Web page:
This table lists the natural communities that are associated with New England Sedge. Scores for natural community associations are: "significant" association (score=3), "moderate association" (score=2) or the species can be present but is only weakly associated with the community (score=1).

Ecological landscapes

This table lists the ecological landscape association scores for New England Sedge. The scores (3=High, 2=Moderate, 1=Low, 0=None) also correspond to the map.

Map of the Ecological Landscapes of Wisconsin.

Ecological landscape score
North Central Forest 3

Species guidance

The Endangered Resources Program has developed avoidance measures and management guidelines for plants on the Natural Heritage Working List. These are a work in progress, and we welcome your suggestions and feedback. Sources used in developing this information can be found here.

Avoidance measures

These are specific actions designed to avoid "take" (mortality) of this species.

  • Avoid locating landings, staging areas, or access routes on or near known populations.
  • Avoid site preparation that heavily disturbs herbaceous ground layer and soil; these include bulldozing and furrowing, as well as grubbing and stump removal.
  • Avoid broadcast spraying of herbicides; use care with spot spraying.
  • Avoid known individual plant locations and conduct operations elsewhere when they are least likely to cause damage. Ideally, this would involve frozen, snow-covered ground. However, in areas of the state where frozen conditions are unreliable, very dry soils late in the growing season might be the best available alternative. Consult with a biologist, if needed.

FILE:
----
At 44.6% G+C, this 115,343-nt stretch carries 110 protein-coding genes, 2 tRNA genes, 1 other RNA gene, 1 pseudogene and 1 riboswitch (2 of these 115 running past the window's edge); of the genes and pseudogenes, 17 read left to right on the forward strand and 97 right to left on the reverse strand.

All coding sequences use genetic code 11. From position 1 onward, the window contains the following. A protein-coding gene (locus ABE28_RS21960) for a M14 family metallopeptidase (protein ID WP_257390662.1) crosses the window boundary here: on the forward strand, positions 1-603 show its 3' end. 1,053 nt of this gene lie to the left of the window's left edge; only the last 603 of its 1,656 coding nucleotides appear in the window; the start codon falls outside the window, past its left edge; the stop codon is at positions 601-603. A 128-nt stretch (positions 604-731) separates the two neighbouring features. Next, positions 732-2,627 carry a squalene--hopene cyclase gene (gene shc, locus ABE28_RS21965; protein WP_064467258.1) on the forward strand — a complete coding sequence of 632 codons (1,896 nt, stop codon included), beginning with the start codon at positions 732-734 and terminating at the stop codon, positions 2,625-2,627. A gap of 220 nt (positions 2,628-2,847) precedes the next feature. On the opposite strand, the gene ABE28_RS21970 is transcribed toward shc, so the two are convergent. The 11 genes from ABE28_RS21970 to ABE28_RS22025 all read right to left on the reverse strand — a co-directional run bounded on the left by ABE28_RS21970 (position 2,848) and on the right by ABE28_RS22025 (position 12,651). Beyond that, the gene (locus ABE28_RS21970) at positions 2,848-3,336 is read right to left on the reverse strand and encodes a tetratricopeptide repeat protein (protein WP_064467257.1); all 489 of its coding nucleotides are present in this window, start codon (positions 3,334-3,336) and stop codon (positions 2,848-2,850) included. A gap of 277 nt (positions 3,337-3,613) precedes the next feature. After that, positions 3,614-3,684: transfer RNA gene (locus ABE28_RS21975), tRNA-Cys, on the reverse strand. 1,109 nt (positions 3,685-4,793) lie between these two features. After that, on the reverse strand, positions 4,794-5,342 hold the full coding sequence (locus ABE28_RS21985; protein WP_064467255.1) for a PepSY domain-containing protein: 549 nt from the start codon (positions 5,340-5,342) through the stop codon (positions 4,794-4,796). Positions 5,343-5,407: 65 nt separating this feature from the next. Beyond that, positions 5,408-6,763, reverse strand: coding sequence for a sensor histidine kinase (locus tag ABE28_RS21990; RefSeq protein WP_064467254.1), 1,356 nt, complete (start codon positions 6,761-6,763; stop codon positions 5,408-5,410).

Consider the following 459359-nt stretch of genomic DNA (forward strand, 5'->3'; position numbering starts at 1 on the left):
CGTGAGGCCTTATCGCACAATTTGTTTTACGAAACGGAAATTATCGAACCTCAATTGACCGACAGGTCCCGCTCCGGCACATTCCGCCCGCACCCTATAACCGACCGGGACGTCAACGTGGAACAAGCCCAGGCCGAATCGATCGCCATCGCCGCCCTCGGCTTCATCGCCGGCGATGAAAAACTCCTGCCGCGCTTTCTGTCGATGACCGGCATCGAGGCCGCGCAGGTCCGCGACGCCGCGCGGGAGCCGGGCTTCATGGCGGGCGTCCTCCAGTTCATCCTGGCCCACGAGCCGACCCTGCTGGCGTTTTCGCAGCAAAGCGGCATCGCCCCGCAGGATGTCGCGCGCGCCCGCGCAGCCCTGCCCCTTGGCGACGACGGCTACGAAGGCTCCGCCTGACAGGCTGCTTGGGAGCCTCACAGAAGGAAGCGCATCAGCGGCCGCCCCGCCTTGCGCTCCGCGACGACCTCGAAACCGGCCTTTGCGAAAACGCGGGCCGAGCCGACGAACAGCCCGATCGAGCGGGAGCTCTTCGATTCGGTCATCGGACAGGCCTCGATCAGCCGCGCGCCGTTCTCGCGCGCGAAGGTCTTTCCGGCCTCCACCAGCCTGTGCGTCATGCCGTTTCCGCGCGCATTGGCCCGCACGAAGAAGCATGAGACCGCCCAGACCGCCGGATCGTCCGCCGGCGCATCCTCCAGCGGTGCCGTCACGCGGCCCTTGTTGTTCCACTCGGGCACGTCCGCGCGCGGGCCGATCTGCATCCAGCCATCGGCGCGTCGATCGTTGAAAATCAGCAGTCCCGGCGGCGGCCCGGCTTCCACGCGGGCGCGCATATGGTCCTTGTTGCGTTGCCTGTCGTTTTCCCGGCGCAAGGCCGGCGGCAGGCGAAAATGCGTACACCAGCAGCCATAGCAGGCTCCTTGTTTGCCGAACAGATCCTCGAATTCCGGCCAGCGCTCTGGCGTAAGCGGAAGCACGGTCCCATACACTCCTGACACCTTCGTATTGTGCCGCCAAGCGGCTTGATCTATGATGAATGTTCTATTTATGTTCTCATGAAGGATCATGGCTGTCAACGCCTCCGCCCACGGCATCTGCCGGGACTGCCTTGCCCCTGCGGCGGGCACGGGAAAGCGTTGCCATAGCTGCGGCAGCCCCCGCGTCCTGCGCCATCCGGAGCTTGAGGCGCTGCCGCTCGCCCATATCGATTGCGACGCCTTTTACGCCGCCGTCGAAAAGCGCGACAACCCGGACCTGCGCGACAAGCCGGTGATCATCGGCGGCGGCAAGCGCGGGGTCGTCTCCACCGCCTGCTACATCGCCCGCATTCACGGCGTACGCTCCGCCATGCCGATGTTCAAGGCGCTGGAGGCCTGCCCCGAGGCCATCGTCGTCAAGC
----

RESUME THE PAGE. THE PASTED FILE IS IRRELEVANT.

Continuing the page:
Management guidance

Management guidelines are additional considerations that may help maintain or enhance habitat for this species

  • It is likely that large canopy openings will lead to an increase in competitors and, ultimately, a reduction in the population of Carex novae-angliae. Therefore, single-tree selection with harvest intervals of approximately five years are recommended and no cover crop should be planted near known populations of C. novae-angliae (Reznicek and Crins 1993).
  • Although maintaining high overall forest canopy is important, silvicultural techniques which open small gaps in the canopy may be beneficial to this species.
  • Minimize disturbance to hydrology, including soil disturbance from rutting.


New England Sedge Photo.

Photo © Robert Freckmann.

New England Sedge Photo.

Photo © Scott Milburn.

Support for Wisconsin's rare plant information has been provided by the Division of Forestry, the Endangered Resources Fund and the Wisconsin Rare Plant Preservation Fund. To donate, visit the Natural Resources Foundation of Wisconsin [exit DNR].

Last revised: Wednesday, May 05, 2021
Southwest Savanna Southern Lake Michigan Coastal Western Coulees and Ridges Southeast Glacial Plains Central Sand Hills Central Lake Michigan Coastal Central Sand Plains Northern Lake Michigan Coastal Northern Lake Michigan Coastal Northeast Sands Western Prairie North Central Forest Northern Highlands Northwest Lowlands Northwest Sands Northwest Lowlands Superior Coastal Plains Forest Transition